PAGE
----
Israel will reopen the controversial wooden access ramp to Jerusalem's Al-Aqsa mosque complex in the next few days after completing works to ensure its safety, Israeli media reported Tuesday.
On Sunday, Israel closed the Mughrabi access ramp over public safety concerns.
But in the coming days, work will be conducted to ensure the existent temporary bridge, leading from the Western Wall to the mosque compound -- which is also the holiest area in Judaism -- is both fireproof and stable, press reports said.
The Jerusalem municipality, which had ordered the ramp's closure, said "the government's decision to fortify the bridge and fix its safety shortcomings, in accordance with the city's engineer's orders, ensures the municipality's preliminary demands to ensure the safety of those using the bridge."
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The municipality also expressed "regret" over the government's ongoing failure to deal with the "ugly and dilapidated hazard in the heart of the Western Wall and entrance to the Temple Mount."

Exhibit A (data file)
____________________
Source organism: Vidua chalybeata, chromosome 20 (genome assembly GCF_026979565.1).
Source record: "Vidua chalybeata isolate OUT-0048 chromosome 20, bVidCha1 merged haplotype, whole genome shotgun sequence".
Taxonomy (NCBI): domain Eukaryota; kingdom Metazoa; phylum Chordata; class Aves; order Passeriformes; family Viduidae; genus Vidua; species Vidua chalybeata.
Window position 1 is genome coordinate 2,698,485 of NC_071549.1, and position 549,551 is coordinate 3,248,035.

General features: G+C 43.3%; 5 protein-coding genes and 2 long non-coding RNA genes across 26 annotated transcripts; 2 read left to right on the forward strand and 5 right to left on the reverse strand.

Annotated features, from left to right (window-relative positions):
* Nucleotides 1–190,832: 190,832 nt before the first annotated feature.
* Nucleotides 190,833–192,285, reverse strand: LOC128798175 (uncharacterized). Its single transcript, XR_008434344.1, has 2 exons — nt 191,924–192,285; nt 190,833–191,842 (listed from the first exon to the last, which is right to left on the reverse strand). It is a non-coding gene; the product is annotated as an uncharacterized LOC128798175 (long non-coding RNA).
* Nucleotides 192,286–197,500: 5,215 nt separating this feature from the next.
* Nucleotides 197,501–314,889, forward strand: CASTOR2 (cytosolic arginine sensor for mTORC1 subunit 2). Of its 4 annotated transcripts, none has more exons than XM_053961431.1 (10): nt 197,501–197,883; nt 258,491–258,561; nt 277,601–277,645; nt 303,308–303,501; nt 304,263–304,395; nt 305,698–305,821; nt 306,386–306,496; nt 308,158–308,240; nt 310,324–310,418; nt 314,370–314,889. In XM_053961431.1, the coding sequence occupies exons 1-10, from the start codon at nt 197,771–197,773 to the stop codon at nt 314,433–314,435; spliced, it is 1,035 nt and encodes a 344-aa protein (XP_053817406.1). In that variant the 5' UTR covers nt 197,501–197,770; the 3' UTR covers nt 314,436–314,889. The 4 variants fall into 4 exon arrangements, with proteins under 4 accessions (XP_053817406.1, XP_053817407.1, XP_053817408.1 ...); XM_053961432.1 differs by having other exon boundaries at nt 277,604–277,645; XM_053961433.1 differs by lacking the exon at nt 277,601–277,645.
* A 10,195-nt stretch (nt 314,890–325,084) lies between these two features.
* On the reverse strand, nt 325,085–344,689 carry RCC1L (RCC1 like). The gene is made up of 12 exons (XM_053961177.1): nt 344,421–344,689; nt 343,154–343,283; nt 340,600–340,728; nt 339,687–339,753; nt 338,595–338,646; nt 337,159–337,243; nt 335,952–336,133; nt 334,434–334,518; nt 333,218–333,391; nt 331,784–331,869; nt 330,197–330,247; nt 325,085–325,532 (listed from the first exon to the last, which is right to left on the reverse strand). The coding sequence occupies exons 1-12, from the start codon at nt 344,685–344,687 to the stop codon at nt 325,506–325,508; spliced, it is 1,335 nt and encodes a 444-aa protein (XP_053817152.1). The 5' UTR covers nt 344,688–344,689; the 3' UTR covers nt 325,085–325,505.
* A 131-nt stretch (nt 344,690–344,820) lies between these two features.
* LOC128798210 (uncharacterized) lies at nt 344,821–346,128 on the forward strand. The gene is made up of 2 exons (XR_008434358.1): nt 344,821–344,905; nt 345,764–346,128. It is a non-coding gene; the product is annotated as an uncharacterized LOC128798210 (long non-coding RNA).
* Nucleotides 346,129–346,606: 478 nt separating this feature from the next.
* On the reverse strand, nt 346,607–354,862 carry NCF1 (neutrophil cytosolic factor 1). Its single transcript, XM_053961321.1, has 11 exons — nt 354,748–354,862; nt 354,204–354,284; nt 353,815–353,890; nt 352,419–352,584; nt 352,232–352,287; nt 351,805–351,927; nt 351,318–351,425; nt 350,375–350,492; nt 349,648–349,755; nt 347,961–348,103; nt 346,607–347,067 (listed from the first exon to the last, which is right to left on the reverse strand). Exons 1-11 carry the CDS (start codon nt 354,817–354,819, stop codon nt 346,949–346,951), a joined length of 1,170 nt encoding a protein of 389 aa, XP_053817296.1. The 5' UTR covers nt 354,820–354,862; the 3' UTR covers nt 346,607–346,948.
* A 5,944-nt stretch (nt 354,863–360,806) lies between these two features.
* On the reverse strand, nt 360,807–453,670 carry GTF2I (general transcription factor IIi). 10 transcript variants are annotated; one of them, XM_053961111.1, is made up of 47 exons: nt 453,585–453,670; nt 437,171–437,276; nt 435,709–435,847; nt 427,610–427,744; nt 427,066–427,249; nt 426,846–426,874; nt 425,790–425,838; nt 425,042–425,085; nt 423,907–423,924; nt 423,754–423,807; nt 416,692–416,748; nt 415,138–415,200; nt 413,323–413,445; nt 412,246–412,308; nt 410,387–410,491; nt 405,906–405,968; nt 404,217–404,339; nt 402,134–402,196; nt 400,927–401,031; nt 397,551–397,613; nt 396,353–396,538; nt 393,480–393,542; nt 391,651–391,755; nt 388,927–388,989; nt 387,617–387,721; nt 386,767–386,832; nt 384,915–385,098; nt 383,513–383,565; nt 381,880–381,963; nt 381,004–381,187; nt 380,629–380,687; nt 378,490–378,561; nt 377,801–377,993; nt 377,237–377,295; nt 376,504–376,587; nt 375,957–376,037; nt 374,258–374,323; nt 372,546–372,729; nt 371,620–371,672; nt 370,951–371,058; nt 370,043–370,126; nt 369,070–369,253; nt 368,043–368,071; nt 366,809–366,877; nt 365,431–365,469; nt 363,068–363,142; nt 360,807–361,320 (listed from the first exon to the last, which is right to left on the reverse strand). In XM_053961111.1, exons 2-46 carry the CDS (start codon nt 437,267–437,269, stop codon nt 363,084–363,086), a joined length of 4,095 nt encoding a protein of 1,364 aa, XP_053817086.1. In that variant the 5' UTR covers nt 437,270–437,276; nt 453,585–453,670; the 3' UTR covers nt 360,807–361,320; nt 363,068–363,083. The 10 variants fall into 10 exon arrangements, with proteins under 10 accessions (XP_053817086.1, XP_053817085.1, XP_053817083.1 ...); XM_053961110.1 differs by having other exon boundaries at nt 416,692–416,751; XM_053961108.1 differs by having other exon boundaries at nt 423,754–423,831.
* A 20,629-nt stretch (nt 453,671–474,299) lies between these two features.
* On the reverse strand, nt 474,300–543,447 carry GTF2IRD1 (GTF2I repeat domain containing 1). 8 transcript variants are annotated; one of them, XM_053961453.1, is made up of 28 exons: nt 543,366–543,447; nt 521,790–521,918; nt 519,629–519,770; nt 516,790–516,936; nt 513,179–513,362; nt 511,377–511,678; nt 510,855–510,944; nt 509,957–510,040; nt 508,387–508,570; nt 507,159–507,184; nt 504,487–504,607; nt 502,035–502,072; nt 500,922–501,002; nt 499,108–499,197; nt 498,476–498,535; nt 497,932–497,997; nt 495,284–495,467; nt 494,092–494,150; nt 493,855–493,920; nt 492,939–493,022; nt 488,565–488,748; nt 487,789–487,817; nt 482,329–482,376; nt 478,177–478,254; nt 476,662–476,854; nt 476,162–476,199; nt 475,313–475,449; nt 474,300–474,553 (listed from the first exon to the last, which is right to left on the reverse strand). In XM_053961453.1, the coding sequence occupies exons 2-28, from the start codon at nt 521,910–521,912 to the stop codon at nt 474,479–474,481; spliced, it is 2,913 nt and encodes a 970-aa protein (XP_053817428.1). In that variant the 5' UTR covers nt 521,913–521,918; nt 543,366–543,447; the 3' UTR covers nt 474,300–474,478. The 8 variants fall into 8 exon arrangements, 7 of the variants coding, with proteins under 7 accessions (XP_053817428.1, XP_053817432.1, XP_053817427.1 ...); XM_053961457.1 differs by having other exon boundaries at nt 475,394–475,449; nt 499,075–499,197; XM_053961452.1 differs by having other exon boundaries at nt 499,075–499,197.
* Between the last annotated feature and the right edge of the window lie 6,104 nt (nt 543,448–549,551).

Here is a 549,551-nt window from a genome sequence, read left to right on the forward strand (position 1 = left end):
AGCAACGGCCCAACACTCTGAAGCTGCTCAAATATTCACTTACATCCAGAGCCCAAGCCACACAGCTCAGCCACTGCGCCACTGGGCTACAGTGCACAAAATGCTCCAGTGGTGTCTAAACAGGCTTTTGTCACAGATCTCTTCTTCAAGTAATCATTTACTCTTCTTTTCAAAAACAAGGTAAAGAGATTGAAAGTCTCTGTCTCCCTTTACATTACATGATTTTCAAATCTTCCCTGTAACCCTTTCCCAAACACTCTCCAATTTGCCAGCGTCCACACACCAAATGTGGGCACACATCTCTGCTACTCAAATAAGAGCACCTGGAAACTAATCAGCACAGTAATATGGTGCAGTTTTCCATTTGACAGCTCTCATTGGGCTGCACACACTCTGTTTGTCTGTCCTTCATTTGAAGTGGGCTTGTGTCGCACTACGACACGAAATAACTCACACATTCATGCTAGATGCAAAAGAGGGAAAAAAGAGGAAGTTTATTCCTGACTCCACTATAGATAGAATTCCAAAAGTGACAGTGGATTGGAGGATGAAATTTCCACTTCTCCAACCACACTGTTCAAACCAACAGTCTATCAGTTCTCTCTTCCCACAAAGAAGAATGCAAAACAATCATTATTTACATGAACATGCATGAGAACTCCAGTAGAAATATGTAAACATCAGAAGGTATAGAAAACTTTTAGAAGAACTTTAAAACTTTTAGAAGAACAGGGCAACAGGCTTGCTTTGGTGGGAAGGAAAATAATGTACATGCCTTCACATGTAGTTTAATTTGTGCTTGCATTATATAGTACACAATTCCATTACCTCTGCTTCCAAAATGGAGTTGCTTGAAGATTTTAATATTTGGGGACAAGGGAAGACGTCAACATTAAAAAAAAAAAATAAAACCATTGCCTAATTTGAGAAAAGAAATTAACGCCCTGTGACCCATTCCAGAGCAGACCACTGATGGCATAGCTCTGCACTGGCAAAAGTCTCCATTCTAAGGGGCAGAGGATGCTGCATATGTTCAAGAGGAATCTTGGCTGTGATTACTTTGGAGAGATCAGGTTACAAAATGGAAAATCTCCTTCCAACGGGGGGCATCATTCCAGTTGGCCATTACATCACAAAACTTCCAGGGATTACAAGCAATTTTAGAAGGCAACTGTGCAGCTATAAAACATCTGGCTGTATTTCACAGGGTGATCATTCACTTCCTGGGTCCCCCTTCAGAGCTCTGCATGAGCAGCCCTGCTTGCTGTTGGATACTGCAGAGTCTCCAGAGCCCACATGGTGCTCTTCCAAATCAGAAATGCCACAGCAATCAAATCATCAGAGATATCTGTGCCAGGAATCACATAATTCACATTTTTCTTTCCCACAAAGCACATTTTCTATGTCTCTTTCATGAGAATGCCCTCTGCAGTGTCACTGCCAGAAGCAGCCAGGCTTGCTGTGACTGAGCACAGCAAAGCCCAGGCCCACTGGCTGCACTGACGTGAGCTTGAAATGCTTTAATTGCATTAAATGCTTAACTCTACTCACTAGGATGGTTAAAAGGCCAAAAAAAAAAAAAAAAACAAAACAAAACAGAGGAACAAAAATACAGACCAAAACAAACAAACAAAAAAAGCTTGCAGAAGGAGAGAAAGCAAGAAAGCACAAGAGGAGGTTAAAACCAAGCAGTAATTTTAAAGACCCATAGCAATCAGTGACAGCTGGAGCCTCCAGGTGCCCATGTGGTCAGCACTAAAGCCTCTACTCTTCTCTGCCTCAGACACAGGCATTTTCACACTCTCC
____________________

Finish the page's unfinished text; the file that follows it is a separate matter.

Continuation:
The Israeli decision to renovate rather than demolish the Mughrabi walkway was understood to be a move to prevent a crisis with Jordan, which is custodian of the Waqf and is responsible for Muslim holy sites in Jerusalem.
Amman has frequently spoken out against removal of the ramp, which is one of the 15 gates leading into the Al-Aqsa mosque compound, 10 of which are in use.
The Mughrabi Gate is the only access for non-Muslims to enter the site, meaning its closure will prevent both Jews and tourists from visiting until a replacement structure is built.
The ramp leads from the plaza by the Western Wall, the most sacred site at which Jews can pray, up to the adjoining compound, known to Muslims as Haram al-Sharif, which houses the Al-Aqsa mosque.